When I talk about Supreme Court ethics reform or term limits, people often respond, “You’re just grumpy because you’re not getting what you like from the court.” But as a legal reporter, I try to focus on systems, not outcomes. If justices have lifetime tenure, and the party system has wildly corrupted the confirmation process, and there are no ethics rules for recusal from cases, that’s a systems problem. If a 6-3 majority of the court wanted to protect abortion rights by deciding matters on the shadow docket at 1 a.m., I’d like to think I’d be intellectually honest enough to see the problem. I love institutions, so I take it very seriously when people say, “You support abortion rights, so you’d burn it all down.” No. Burning it all down is bad. It’s bad for women and people of color, and it’s parenthetically so bad for Jews.

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Do Jews play a canary-in-the-mineshaft role for democratic collapse?

I don’t know. Jews here have such outsize access to opportunity, it’s unlike most diaspora stories. But that becomes part of the magical thinking—the system must be working well, because we’re thriving! And then in Charlottesville, actual mobs were marching on our actual streets in 2017 yelling, “Go back to the ovens!” I sometimes joke that finally Jews are on both sides of every issue before the Supreme Court. That shows immense Jewish success, but as long as there are weak points in the system, it will eventually affect the Jews.


Are We Losing Our Democracy? | No

Are we losing our democracy?

No. Every generation faces challenges, and we certainly have our share of them. But this is the best system in the world. I wouldn’t move to any other country, and people still look to America as a beacon of democracy. People are too quick to bemoan the end of civilization when it’s not happening.

What do you think are the mainstays of our system? We have strong institutions. The separation of powers is crucial, and we have a free press—although there are always concerns about the health of the First Amendment. Then there’s the fact that generations of immigrants have come to America because they want to live in a free society. All these aspects make the society strong. Ronald Reagan in one of his speeches said, “Liberty binds us together.” That’s so powerful. People talk about ethnic identities and red vs. blue states, but the overarching belief in liberty is the central fact. If we can get back to that, it gives us a strong foundation moving forward.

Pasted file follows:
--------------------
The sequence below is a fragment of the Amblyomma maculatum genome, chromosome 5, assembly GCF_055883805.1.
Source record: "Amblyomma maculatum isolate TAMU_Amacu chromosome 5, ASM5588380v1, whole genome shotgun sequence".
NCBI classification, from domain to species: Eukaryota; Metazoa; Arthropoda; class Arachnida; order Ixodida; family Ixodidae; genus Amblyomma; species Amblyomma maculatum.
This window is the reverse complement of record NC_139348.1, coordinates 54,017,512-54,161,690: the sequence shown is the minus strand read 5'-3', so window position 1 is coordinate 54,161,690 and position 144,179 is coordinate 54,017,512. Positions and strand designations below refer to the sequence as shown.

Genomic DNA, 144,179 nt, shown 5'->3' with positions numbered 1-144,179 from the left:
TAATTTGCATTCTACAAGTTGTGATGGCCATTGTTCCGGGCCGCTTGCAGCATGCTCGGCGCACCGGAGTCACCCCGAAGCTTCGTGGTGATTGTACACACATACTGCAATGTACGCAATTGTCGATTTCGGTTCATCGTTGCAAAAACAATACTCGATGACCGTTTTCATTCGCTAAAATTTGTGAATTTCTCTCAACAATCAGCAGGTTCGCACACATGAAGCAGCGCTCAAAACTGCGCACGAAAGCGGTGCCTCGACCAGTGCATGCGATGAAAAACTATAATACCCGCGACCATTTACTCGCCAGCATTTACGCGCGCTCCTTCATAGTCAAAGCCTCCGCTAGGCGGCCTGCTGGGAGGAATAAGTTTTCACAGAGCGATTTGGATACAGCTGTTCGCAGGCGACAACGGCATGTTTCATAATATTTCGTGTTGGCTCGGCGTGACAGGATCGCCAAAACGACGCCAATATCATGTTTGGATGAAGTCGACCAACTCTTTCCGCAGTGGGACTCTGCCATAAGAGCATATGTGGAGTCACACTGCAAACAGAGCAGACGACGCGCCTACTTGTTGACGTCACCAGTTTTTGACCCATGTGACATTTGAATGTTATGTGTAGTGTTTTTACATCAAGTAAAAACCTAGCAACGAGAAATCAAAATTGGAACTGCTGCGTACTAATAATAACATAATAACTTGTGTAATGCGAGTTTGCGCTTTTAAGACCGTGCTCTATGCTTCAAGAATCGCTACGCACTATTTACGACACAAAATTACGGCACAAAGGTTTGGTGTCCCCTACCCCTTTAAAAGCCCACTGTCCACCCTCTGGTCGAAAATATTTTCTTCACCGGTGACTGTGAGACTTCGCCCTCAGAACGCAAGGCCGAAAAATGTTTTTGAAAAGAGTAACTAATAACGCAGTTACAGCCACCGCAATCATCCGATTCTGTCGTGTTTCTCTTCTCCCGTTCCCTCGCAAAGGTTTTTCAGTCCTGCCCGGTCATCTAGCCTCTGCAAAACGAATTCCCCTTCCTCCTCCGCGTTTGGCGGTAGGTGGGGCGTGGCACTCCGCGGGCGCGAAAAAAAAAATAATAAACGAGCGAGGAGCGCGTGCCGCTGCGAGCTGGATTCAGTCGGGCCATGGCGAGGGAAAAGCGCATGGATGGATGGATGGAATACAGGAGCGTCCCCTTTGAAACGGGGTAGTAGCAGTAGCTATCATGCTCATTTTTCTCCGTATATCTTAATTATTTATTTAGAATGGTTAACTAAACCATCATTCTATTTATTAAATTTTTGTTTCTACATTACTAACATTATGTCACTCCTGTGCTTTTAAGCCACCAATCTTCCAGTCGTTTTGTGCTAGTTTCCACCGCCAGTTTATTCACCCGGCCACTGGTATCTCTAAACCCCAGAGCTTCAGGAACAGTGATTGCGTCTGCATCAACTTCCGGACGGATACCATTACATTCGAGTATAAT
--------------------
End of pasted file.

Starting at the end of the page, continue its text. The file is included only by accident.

What are our weak spots or pressure points?

One is political polarization. Polls say that about 16 percent of the country are at the political extremes—6 percent on the left and 10 percent on the right. They don’t want compromise and can’t abide any opinion different from their own. Another problem is the amount of power that the big tech companies have over free expression—almost like Orwell’s vision in 1984, but with private sector entities. I’m concerned about that, even though I don’t think tech execs are the rub-your-hands-together evil geniuses sometimes portrayed—they’re just people trying to make the best decisions in hard situations.

People are too quick to bemoan the end of civilization when it’s not happening.

The combination of polarization and the way people now express themselves via Twitter and the like, without seeing their neighbors, is distorting. It makes people seem much crueler to one another than they are to their actual neighbors. But if the 16 percent figure is right, then 84 percent of Americans are not in those categories, and a small minority are driving the negative content. I can’t say what those numbers looked like in 1950, but most Americans just want to live together in freedom and let you believe what you believe, and that gives me optimism.

Is there anything a system like ours can’t survive?

Nuclear attack, or some massive, technologically enhanced form of destruction, whether external or internal. The Roman Empire could only hit the people it actually saw. In the last two centuries we’ve learned to kill so many more people in remote ways—viruses, missiles, cyberattacks. I worry about those much more than about the latest Twitter blowup.